So at age 26, recently graduated and looking for something more, Eden takes off to Paris. She arrives with only $200 but hopes to gain immeasurable riches from life experiences.

During her stay in the City of Lights, Eden befriends many eccentric personalities, including her flamboyant tour guide, Indego, who shows her the real Paris that tourists never see. She also involves herself in romantic tête-à-tête with Ving, a white jazz musician. It is with him that despite how liberated Paris seems, she’s reminded with disdain that she’s still a black woman. Eden also engages in an erotic friendship with a woman, Luce, which teaches her the true meaning of love.

Every adventure, every moment is vividly captured in Eden’s expedition in Paris that you feel as if you’re there, traveling with her through the French boulevards and savoring the foods. Although her outing was the poor man’s experience of Paris–many days she didn’t know where she would lay her head that night– she emerged a much stronger person.

Youngblood’s lyrical prose was superb, and her characters rang true. I wouldn’t take nothing her
Eden’s journey now — except to one day go myself.

Reviewed January 2006

Jada by Denise Alexander

Publisher/Date:  iUniverse, July 2005
Genre:  Romance
Pages:  100

Rating: ★★★½☆ 

If I had three words to describe JADA, author Denise Alexander’s debut novel, it would be: no more drama!

Alexander’s tale is the semi-erotic tale of Jada Williams, a sexy diva in a new relationship with femme Shanice. Jada, who’s only out to her friends, has been in the life for a few years, and thinks she has finally met the perfect woman. After meeting at a club, the two hit it off and get pretty serious after a couple of months.

Both Jada and Shanice have endured dead-end relationships in their in their pasts that took tolls on their souls. Jada learned she can’t be something she’s not to please others, while Shanice survived endured an abusive affair. They lean on each other and try to trust again, though it’s not easy.

Everything is peachy for the pair until Shanice loses her job. Jada soon learns the real Shanice is ugly — and it takes something piercing for Jada to realize that Shanice is not as perfect as she seems.

Alexander is a good storyteller, I’ll give her that. But Jada moves too quickly to for the reader to get a real hold of the characters. The novel’s namesake comes off kind of immature and shallow at times, and the couple’s problems seem to be easily solved with sex. The grammatical errors also take away from the tale, too.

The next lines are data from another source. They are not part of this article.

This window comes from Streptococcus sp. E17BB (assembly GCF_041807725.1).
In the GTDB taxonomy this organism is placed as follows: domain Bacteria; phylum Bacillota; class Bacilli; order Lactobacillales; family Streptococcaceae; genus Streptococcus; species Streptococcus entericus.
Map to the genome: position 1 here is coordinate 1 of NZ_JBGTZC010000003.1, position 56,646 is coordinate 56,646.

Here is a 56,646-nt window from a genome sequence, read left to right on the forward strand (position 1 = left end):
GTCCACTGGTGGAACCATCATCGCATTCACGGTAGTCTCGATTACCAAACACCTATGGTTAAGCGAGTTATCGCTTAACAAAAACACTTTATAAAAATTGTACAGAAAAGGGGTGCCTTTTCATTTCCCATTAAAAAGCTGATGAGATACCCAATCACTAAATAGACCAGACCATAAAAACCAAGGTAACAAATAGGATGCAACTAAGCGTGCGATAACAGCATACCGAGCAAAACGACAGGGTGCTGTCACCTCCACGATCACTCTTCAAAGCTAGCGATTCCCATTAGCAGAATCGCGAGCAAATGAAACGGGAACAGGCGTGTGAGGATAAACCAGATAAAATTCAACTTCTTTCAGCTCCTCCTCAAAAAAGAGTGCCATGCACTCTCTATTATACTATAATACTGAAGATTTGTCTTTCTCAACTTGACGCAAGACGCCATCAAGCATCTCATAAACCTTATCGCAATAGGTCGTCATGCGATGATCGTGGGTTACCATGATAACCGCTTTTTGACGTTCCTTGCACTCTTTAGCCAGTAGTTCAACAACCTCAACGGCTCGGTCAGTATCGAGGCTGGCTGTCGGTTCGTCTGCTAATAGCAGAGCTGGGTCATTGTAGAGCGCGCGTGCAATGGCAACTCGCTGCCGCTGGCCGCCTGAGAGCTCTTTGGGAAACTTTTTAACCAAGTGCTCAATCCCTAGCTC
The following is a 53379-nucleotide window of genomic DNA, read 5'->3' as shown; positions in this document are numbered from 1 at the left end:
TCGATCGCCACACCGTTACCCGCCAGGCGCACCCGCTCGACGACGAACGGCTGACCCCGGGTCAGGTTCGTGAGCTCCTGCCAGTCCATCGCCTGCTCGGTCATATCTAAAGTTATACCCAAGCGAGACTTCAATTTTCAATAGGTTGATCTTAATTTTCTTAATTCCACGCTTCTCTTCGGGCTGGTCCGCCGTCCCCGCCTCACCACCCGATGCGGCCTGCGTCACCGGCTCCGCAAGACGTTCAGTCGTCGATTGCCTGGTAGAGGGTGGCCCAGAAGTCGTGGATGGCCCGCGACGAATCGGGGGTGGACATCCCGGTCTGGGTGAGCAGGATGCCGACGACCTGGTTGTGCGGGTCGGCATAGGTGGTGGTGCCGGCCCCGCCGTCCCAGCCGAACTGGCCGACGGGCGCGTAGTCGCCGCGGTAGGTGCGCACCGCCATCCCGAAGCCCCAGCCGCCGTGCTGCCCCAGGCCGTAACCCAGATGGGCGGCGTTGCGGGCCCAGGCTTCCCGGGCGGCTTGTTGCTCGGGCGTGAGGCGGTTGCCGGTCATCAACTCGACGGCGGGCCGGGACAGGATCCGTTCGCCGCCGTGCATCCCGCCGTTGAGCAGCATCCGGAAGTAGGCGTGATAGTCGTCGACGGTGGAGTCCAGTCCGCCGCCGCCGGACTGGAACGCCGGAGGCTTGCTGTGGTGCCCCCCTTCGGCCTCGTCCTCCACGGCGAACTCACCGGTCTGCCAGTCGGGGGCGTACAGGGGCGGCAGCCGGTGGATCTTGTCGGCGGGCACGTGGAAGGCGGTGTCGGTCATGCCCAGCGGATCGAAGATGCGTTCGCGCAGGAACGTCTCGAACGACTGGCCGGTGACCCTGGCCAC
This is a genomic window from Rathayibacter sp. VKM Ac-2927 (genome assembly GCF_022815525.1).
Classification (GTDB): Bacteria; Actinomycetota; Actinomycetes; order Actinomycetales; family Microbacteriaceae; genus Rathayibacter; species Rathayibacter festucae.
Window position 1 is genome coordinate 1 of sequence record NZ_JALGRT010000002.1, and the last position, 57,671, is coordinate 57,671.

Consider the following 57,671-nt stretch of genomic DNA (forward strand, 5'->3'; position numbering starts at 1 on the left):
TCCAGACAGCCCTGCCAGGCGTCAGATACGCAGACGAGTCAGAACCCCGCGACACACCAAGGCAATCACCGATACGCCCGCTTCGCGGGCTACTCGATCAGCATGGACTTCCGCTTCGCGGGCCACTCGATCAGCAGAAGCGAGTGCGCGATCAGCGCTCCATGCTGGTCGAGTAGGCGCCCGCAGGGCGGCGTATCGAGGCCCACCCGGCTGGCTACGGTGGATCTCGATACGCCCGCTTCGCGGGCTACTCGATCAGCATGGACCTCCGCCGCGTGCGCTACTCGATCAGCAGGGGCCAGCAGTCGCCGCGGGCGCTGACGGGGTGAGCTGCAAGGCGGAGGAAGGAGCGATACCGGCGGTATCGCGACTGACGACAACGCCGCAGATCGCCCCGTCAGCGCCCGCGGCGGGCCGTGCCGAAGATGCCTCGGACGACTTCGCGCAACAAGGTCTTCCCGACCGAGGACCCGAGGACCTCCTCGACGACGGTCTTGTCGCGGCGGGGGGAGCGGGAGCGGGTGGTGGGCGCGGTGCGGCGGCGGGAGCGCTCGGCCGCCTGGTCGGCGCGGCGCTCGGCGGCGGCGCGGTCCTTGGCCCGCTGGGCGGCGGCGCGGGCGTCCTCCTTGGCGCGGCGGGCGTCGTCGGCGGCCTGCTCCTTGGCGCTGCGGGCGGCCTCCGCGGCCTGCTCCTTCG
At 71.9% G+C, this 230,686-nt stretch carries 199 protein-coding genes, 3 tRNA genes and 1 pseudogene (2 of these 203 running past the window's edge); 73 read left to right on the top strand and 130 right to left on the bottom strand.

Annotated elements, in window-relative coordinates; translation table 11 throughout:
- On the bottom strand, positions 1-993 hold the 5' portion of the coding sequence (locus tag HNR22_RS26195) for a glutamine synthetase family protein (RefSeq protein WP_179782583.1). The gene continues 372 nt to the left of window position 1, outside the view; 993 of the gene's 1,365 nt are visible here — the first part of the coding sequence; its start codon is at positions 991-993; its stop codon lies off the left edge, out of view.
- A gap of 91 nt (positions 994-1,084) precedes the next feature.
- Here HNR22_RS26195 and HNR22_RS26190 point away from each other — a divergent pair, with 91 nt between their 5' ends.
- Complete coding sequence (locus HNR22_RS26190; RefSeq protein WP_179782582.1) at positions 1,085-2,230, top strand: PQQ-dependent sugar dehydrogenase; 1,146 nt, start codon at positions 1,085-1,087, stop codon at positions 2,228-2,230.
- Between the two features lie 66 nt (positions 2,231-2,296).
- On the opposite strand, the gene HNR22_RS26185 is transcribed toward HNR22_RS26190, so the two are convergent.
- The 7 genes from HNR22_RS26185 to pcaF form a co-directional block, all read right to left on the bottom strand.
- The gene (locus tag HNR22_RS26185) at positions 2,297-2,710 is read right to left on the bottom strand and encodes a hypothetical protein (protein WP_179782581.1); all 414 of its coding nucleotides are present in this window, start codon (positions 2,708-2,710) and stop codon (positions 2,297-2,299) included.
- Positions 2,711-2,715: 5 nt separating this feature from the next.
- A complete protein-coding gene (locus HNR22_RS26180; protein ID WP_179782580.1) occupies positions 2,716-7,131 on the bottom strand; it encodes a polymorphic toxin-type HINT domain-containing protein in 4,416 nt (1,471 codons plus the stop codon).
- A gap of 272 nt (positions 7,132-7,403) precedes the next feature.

However, I do recommend Jada for lazy afternoon read — one that starts off good but ends too

Reviewed January 2006

What Becomes of the Brokenhearted: A Memoir by E. Lynn Harris (Oh Brotha! Feature)

Publisher/Date:  Doubleday, July 2003
Genre(s):  Autobiography, Oh Brotha! Feature
Pages:  288

Rating: ★★★★★ 

Bestselling author E. Lynn Harris speaks to the weary in WHAT BECOMES OF THE BROKENHEARTED, a story tailored to the heart.

Harris’ memoir recounts both horrid and triumphant moments in his life, through the eyes of a man who never grew comfortable in his own skin. He was always looking for acceptance through others, instead of himself.

Harris grew up a poor, Little Rock, Ark. boy, dreaming of one day becoming a success. Although he did become a well-known author, his journey was paved with pain. His father physically and emotionally abused him because he wasn’t like other boys. Lynn, as he was known, was a tad more effeminate and caught hell for it almost daily. It was only when his mother divorced her abusive husband that Lynn got any peace in the house.

Searching for the love he never received from his father, Lynn began looking for approval through being the class clown. When that got him nowhere, he then used his intelligence for good and became an upright student. However Lynn was still confused about his sexuality. He knew loving men was wrong and set about acting straight despite his true feelings.

After a successful college experience where he met “men like him,” he landed a great job at IBM but couldn’t find success in love. In the course of 15 years, he moved to five different cities, each time after some love of his life broke his heart. And each time he sank deeper into depression, so deep that at times he wanted to take his own life.

The two things that saved him was his faith in God and his writing. Harris new he was here for a reason, and that purpose was to write. His first novel, Invisible Life, saved him from himself.

Brokenhearted is a motivating book not only for black gays and lesbians, but for everyone who never felt worthy. Reading it gives you the armor to fight your battles and to keep your head and your heart up.

Reviewed January 2006